Docker this week announced the first update to its rebranded flagship platform with the release of Docker Enterprise Edition (EE) 17.06. Back in March, Docker rolled out the first Docker EE, built on the backs of what had been known as Docker Commercially Supported and Docker Datacenter.

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You could call this Docker’s coming out party for the enterprise. Earlier this year, the company released a consolidated Docker Enterprise Edition, gathering its corporate container technologies into a single platform and brand. Wednesday, that platform was further updated to include Z System support, policy management, and multitenancy, thus creating a cross-platform management system for enterprise applications.

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At Ygrene, we build javascript code all day long. We do that with the help of Bitbucket, Bamboo CI server, and Docker. As many of you know, the first step in any modern javascript build is `npm install`. This fills your drive thousands of tiny javascript files, executables and whatever else. Each one of those files has a complete set of metadata and permissions assignments. When using Docker you will notice that all your commands run as root by default. This causes file permissions errors. Due to this fact, created files will now have a root or ‘0’ `uuid` the surrounding CI server thinks they belong to root. For subsequent npm scripts the errors were of the class:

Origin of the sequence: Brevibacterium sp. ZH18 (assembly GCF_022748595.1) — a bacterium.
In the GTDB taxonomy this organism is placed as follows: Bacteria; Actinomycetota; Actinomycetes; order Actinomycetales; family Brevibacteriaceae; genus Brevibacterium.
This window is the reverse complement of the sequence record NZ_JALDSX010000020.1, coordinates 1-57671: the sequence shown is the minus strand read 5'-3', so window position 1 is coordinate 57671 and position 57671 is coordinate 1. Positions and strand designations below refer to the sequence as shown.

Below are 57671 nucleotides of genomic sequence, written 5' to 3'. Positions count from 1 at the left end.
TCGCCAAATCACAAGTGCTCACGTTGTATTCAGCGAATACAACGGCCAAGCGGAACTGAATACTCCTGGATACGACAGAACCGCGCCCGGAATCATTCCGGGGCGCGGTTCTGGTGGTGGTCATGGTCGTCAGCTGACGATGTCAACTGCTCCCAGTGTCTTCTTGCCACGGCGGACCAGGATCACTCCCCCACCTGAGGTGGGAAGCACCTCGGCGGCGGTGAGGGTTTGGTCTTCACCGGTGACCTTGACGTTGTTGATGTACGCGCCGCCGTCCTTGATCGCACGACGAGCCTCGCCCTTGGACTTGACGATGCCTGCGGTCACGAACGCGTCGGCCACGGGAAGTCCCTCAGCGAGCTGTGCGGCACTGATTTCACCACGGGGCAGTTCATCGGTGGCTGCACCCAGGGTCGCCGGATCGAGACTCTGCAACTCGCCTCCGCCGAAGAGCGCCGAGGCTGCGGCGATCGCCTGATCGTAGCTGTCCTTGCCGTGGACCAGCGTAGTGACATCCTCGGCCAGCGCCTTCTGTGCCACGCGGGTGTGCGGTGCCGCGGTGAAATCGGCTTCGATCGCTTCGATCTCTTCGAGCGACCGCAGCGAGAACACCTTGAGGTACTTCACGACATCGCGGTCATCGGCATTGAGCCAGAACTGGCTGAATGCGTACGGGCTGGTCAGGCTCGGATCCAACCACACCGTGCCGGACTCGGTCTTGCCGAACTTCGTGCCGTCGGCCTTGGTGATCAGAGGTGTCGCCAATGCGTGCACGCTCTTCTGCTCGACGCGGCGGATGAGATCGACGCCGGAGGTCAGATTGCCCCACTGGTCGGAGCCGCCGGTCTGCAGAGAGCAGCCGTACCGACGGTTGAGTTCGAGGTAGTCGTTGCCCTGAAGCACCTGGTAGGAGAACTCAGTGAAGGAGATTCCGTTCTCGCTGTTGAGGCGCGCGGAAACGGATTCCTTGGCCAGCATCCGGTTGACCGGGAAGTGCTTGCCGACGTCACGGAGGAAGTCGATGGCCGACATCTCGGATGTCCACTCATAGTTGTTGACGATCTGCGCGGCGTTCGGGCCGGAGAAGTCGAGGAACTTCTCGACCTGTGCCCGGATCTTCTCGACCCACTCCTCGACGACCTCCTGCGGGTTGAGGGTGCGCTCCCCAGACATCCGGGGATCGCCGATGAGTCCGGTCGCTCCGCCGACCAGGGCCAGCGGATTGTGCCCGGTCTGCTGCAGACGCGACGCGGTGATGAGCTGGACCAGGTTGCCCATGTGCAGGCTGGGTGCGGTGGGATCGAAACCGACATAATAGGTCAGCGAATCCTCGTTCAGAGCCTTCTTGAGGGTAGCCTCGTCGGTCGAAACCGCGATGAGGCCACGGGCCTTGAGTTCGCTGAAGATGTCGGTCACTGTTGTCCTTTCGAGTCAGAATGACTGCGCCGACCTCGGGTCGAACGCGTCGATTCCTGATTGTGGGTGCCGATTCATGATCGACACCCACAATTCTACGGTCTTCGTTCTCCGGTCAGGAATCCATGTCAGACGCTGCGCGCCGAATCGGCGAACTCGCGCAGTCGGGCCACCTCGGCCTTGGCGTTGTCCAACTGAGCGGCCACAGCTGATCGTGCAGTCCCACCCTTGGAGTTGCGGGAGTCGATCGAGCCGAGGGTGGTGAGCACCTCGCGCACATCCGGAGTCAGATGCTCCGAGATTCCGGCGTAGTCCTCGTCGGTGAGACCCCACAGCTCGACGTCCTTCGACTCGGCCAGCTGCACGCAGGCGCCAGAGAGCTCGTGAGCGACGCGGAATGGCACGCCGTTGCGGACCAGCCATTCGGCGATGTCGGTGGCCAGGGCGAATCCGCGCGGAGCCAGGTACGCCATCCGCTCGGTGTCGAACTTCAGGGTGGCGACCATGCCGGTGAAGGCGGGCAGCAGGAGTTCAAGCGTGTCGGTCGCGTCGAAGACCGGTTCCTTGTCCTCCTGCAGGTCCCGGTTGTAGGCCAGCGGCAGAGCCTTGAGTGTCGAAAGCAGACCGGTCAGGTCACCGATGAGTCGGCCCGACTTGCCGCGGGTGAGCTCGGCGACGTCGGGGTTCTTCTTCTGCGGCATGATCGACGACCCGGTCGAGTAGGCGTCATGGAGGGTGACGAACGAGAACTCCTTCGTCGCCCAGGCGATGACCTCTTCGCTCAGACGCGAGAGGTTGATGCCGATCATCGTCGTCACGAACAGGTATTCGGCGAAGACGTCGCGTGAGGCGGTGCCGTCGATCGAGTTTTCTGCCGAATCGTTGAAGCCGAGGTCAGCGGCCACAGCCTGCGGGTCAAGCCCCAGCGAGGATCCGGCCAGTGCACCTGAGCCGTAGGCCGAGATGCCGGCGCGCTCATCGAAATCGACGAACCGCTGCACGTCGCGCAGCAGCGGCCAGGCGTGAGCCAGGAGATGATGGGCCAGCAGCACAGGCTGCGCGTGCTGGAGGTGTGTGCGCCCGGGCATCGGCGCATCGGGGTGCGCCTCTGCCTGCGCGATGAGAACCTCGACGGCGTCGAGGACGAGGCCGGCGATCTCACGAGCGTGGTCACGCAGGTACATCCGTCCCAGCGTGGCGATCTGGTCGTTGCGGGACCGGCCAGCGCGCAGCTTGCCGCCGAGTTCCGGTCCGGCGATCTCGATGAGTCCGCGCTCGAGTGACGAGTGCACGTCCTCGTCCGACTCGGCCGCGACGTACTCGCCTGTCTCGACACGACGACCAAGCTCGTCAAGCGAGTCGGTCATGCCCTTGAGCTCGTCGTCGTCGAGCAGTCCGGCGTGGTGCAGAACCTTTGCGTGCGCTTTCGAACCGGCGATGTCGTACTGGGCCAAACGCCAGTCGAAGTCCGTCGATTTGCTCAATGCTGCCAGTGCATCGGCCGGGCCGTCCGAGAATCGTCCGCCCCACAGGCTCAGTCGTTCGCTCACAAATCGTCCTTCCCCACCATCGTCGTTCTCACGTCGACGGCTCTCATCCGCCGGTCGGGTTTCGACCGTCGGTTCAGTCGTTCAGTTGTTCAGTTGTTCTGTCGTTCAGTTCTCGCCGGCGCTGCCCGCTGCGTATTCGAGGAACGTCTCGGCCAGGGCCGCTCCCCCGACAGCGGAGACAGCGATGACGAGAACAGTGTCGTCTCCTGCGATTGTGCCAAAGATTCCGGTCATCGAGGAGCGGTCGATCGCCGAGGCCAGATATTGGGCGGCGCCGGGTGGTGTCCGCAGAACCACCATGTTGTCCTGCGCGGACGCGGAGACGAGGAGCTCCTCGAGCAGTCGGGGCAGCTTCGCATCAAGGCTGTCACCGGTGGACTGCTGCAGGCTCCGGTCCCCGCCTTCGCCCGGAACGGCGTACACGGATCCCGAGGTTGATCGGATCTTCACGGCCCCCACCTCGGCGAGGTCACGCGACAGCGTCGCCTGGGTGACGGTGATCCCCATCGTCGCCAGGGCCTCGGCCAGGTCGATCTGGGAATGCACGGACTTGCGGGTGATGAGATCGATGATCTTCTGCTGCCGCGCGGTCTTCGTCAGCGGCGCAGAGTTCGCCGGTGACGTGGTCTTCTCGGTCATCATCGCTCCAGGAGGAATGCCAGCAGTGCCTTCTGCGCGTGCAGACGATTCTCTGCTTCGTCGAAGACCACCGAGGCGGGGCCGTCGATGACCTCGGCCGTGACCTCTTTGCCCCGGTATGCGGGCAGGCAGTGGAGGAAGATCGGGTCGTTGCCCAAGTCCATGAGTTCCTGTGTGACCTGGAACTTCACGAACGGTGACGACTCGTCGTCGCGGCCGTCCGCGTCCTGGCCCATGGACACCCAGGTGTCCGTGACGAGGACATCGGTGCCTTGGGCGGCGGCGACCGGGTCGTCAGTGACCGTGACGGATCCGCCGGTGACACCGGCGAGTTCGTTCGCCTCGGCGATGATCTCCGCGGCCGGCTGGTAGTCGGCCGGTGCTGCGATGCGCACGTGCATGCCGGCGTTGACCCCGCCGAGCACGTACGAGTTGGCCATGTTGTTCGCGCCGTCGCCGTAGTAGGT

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On June 28 Docker 17.06 CE was released, which among other improvements adds support for multi-stage image builds. While traditional docker builds had to use a single container for their work and output, multi-stage builds allow the use of intermediate containers to generate artifacts. Artifacts from intermediate containers are then copied into the final build image, meaning one needn’t ship the intermediate tools in the final image. While the community has found ways to perform multi-stage builds in prior versions of Docker, this is the first time that multi-stage builds can be accomplished in a single Dockerfile. By placing all of the build logic in a single Dockerfile we can use build tools without fear of bloating the output image, and make strong integrations in build pipelines that accept Dockerfiles, even for complex builds.

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Thanks to Docker, containers are now the future of web development. According to DataDog, 15% of hosts run Docker, which is significantly up both from the 6% of hosts running it at this point in 2015 and the 0% of hosts running it before it was released in March of 2013. LinkedIn has also seen a 160% increase in profile references to Docker in just the past year alone, indicating it’s becoming much more important to know something about Docker when looking for work.

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